15. Pregabalin and gabapentin are well tolerated drugs. The most commonly reported adverse effect of...... pregabalin is dizziness, followed by somnolence, dry mouth, edema, and blurred vision, with treatment discontinuation due to somnolence occurring in 4% of patients. For....... gabapentin, dizziness and somnolence occur in more than 20% of patients and are the most commonly reported adverse effects; other adverse effects include confusion and peripheral edema. For both drugs, adverse effects are dose-dependent and reversible.
  16. Gabapentin and pregabalin may be initiated in the emergency department but the onset of pain relief is not typically seen immediately. These agents require a slow titration to effect over several weeks. As a result, they should be started at a low dose and titrated based upon clinical effect. Additionally, neither gabapentin nor pregabalin should be administered with opioids as both may potentiate the euphoric effects of opioids when taken concomitantly, increasing susceptibility to abuse and a worsening respiratory and CNS depression.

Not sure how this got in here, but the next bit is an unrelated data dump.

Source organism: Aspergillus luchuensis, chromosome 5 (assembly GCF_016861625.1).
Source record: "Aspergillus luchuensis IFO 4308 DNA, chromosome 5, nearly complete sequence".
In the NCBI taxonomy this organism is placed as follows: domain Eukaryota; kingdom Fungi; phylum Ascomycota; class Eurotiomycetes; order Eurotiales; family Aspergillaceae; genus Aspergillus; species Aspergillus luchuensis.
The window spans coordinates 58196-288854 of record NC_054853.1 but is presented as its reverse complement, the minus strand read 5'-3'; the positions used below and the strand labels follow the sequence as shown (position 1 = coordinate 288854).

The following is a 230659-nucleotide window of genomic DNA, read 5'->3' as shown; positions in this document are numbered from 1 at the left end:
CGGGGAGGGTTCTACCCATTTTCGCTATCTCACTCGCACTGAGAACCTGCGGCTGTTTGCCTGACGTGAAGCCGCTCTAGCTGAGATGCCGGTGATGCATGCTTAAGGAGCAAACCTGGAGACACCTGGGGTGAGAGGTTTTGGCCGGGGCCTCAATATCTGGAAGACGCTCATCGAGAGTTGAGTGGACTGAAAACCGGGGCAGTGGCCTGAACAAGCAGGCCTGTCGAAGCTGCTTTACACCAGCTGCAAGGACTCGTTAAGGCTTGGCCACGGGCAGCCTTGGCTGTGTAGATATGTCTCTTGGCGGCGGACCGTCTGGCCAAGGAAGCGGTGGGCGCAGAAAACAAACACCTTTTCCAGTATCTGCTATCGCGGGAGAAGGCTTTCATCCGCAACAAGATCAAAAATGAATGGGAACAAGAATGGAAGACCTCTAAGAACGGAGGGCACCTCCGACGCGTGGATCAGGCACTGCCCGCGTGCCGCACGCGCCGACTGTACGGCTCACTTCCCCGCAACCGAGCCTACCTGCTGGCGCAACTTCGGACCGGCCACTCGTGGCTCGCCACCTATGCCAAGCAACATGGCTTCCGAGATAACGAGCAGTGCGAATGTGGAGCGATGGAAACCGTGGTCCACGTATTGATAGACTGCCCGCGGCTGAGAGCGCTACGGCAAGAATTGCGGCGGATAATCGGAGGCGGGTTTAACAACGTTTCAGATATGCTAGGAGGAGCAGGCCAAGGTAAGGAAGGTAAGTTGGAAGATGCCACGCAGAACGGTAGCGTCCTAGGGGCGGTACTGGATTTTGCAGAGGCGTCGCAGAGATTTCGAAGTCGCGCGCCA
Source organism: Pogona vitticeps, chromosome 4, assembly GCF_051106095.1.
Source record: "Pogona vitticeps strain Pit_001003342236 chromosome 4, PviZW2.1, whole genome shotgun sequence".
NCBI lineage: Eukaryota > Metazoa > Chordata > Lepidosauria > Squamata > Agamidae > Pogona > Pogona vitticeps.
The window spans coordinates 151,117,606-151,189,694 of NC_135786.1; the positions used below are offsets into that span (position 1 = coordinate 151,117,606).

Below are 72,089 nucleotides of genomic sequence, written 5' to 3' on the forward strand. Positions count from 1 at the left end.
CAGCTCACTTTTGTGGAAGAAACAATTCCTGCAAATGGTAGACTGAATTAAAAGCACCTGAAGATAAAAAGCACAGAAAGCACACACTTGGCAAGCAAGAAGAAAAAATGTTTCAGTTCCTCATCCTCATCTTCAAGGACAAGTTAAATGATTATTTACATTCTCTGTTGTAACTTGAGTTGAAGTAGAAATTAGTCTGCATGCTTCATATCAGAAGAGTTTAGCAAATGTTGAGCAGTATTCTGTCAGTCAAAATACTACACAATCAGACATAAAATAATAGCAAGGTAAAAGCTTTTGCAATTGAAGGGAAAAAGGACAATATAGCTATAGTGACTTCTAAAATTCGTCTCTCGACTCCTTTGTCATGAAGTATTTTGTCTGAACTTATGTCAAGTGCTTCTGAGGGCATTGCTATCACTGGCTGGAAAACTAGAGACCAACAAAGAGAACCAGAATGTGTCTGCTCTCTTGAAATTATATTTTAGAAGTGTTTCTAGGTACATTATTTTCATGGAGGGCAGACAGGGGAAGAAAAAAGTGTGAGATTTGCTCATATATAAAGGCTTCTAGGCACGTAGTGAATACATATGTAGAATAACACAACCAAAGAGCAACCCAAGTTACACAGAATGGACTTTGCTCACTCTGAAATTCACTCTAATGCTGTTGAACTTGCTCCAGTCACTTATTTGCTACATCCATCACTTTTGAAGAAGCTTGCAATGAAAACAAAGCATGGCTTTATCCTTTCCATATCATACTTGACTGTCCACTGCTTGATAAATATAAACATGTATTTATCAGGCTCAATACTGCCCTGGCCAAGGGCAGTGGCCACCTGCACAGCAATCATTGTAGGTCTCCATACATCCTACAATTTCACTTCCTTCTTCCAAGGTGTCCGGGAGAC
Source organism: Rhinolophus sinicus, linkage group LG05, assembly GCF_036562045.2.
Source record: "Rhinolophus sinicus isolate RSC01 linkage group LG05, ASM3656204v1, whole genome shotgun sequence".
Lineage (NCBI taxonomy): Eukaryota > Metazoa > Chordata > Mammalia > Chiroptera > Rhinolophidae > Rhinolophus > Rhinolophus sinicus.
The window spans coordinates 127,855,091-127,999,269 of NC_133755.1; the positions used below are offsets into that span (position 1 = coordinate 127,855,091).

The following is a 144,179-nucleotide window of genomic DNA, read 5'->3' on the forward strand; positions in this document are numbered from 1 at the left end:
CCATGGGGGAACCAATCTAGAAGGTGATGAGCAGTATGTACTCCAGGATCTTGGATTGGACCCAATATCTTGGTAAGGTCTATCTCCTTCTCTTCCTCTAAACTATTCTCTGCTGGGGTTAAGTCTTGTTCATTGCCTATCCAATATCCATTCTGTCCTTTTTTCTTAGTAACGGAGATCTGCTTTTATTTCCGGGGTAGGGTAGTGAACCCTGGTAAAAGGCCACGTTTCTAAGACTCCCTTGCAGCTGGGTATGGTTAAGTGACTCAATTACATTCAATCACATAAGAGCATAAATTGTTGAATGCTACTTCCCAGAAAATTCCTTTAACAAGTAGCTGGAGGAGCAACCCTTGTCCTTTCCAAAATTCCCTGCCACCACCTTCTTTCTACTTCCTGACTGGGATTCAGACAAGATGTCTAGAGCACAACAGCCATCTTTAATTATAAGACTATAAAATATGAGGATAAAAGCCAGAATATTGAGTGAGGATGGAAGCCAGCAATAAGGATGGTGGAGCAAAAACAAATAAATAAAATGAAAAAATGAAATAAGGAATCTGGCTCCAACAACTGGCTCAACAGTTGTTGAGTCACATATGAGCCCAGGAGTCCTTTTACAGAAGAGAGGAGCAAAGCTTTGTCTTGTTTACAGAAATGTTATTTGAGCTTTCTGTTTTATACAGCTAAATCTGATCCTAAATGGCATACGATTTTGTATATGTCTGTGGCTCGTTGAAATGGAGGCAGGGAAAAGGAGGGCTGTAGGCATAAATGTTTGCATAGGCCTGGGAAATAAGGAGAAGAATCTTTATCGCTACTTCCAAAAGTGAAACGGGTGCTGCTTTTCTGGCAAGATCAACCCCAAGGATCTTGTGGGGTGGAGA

17. Dosing/Titration/Therapeutic switch of Pregabalin Dosing in diabetic peripheral neuropathy Begin at 50 mg PO three times daily and increase to 100 mg three times daily within 1 week based on efficacy and tolerability. Dosing in postherpetic neuralgia Begin at 75 mg PO twice a day or 50 mg three times daily and increase to 100mg three times daily within 1 week based on efficacy and tolerability. Dosing may be further escalated over 2–4 weeks to a maximum of 300 mg twice a day, or 200 mg three times daily. Converting to Pregabalin: Gabapentin should be discontinued over a minimum of 1 week before starting pregabalin at a dose of 50 mg three times daily.